When it finally came to a vote Tuesday morning, the Senate Business, Labor, and Economic Affairs Committee wasted no time gutting the purpose of HB 541 with three amendments. Those amendments could have a disastrous effect on Missoula’s Kettlehouse Brewing Co.
With HB 541, Montana’s brewers sought to raise production limits from 10,000 bbl to 60,000 bbl, a proposal overwhelmingly approved by the House of Representatives 85-14. The increase would allow breweries to maintain the right to sell beer for on-premise consumption when producing more than 10,000 bbl.
The Senate Committee disagreed, amending the bill to cut the increase down to a maximum of 12,000 bbl. In supporting the amendment, Senator Dan Salomon, (R) Ronan, stated the bill would allow a “little growth” while the Legislature decides how to address other alcohol licensing issues over the next couple of years.
In reality, the amended bill potentially forces Kettlehouse Brewing Co. to shut down its popular Northside taproom.
HB 541 includes language to define how to calculate the aggregate production total for breweries with multiple locations, parent companies which own multiple breweries, and breweries which contract with other breweries to brew their products.
Kettlehouse has three affiliated breweries, the original location on Myrtle Street, the brewery and taproom in Missoula’s Northside neighborhood, and the new K3 brewery in Bonner.
HB541 would require Kettlehouse to count the beer produced at all three breweries toward the production limit, a total which exceeds 12,000 bbl.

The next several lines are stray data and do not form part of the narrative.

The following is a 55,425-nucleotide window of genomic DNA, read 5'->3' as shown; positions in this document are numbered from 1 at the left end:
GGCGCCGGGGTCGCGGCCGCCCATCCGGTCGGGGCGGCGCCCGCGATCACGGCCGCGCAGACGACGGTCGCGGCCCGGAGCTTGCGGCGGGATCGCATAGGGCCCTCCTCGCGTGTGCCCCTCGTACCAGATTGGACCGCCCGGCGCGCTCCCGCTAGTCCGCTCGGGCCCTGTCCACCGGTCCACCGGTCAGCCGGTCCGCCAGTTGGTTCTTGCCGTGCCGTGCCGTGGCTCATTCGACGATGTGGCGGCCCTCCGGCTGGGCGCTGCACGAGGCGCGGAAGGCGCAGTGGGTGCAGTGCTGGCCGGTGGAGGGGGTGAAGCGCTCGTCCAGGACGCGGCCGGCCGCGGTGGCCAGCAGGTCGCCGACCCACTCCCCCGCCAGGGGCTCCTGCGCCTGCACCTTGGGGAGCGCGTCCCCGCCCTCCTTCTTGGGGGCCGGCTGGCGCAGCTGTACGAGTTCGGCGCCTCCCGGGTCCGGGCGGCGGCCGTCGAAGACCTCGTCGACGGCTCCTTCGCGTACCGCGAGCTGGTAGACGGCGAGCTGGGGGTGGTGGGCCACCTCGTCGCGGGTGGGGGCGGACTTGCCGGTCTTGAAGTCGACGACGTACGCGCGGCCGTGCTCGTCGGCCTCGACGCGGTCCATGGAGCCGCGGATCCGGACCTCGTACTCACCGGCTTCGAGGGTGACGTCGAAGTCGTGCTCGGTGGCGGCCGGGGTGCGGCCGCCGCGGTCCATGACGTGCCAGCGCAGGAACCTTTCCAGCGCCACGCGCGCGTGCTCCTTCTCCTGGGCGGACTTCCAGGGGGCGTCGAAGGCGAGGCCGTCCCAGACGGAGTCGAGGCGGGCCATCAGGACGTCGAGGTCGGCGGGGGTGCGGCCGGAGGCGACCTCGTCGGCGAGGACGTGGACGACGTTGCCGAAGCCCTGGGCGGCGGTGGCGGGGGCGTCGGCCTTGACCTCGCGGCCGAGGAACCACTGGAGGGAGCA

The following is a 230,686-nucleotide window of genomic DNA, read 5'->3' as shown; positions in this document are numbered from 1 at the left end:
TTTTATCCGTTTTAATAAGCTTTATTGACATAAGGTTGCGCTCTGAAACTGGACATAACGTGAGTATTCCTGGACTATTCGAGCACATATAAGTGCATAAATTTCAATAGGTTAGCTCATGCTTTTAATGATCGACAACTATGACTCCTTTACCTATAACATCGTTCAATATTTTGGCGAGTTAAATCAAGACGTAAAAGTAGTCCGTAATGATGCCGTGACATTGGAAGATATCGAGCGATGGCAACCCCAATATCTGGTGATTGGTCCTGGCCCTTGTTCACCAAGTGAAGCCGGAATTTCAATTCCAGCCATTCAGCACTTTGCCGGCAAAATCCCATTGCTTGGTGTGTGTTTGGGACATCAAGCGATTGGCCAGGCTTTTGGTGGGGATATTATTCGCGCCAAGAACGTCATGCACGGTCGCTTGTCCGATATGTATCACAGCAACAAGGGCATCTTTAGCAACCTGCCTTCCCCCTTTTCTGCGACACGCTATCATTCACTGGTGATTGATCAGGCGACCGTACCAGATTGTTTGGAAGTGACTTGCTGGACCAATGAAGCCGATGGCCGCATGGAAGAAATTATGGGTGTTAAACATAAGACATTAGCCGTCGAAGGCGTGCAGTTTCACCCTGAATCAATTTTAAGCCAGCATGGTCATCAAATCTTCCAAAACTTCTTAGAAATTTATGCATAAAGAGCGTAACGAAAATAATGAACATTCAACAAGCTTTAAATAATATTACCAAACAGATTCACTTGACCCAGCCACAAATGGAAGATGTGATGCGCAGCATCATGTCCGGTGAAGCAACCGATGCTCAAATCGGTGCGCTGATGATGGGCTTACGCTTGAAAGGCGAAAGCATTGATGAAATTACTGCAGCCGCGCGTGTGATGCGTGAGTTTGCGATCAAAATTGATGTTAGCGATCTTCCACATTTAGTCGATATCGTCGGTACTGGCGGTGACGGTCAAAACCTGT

That wasn’t a problem with the original bill’s 60,000 bbl limit. But with the Senate Committee dropping the limit to 12,000 bbl, Kettlehouse would no longer be allowed to sell beer for on-premise consumption at its Northside taproom.*
With today’s vote to approve HB 541, as amended, the bill now heads to the Senate floor for a vote by the full Senate. The Senate has the ability to amend bills during floor votes. Should the Senate pass the bill with amendments of any kind, the bill goes back to the House of Representatives for further consideration.
*Thanks in part to the current 10,000 bbl limit, Kettlehouse separated its Myrtle Street brewery from its taproom several years ago, which now operates as a retail location under a retail license. The primary purpose of the original HB 541 was to help ensure more breweries would not have to undertake such expensive and complex work-arounds in order to continue to sell beer at the breweries for on-premise consumption.
Here is the text of the amendment approved at Tuesday’s hearing to define “affiliated manufacturers” for purposes of calculating the 12,000 bbl annual production limit.
“(3) For the purposes of this section, “affiliated
manufacturers” means a manufacturer of beer:
(a) that one or more members of the manufacturing
entity have more than a majority share interest in or that
controls directly or indirectly another beer manufacturing
(b) for which the business operations conducted
between or among entities are interrelated or interdependent
to the extent that the net income of one entity cannot
reasonably be determined without reference to operations of
the other entity; or
(c) of which the brand names, products, recipes,
merchandise, trade name, trademarks, labels, or logos are
identical or nearly identical.”